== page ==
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I was logging into my iCloud account and I was wondering how it was possible for them to log me in without reloading the page. As I know it is not possible for jQuery to execute any PHP scripts, nor possible to create a session after the page has been loaded. I believe that it may be using some cookies or something, but still I don't understand how they make php get these cookies without reloading the page after login.

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2  
All of those things are possible by simply sending an ajax request. –  Kevin B Dec 6 '12 at 15:32
    
Okay.. i know that ajax can return data, but how do I separate those data? I mean.. I can check if(data == '1') { success: function() but how would I separate name, email, username etc.? –  Philip Jens Bramsted Dec 6 '12 at 15:34
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Send it back as json data using echo json_encode(your array of data here) and set the datatype in $.ajax to "json", you can then access that data as the first param in the success callback success: function(data) { console.log(data) } –  Kevin B Dec 6 '12 at 15:35
    
Just another question about stackoverflow.. How do I set your comment as the correct answer? –  Philip Jens Bramsted Dec 6 '12 at 15:43
    
You can't, I would have to post it as an answer –  Kevin B Dec 6 '12 at 15:46

2 Answers 2

up vote 1 down vote accepted

Send it back as json data using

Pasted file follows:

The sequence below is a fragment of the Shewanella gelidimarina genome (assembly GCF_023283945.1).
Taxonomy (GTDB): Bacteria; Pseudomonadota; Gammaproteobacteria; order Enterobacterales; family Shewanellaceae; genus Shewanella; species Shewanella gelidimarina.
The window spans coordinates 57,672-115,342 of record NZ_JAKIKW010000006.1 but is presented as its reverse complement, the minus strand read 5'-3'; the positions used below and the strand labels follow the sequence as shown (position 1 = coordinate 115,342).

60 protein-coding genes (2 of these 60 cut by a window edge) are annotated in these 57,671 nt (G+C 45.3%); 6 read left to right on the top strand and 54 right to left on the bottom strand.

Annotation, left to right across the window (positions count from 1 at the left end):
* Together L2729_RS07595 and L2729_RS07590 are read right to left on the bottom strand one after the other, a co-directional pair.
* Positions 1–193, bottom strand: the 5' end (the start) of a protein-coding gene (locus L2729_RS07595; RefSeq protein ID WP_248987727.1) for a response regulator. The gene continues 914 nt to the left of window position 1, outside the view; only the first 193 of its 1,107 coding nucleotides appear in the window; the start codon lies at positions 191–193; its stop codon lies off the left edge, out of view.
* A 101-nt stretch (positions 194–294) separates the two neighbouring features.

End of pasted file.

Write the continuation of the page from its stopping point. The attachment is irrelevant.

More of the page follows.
echo json_encode(your array of data here) 

and set the datatype in $.ajax to "json", you can then access that data as the first param in the success callback

success: function(data) { 
     console.log(data);
}
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Its taken care by browser.

Browser automatically sends all cookies specific to your application to the server and then server decides their validity. This information is passed in the header of the http request. So if cookie is valid server will recover your session information and hence will log you in.

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This makes no sense ... the server doesn't validate a users 'state' ... html is stateless. –  Eddie B Apr 8 '13 at 19:43
    
what makes you think so...and btw http is stateless and NOT html. –  rai.skumar Apr 9 '13 at 4:50
    
Correction accepted :: HTTP However, browsers don't automatically 'add user authentication cookies' ... that functionality must be implemented by a developer –  Eddie B Apr 9 '13 at 4:54

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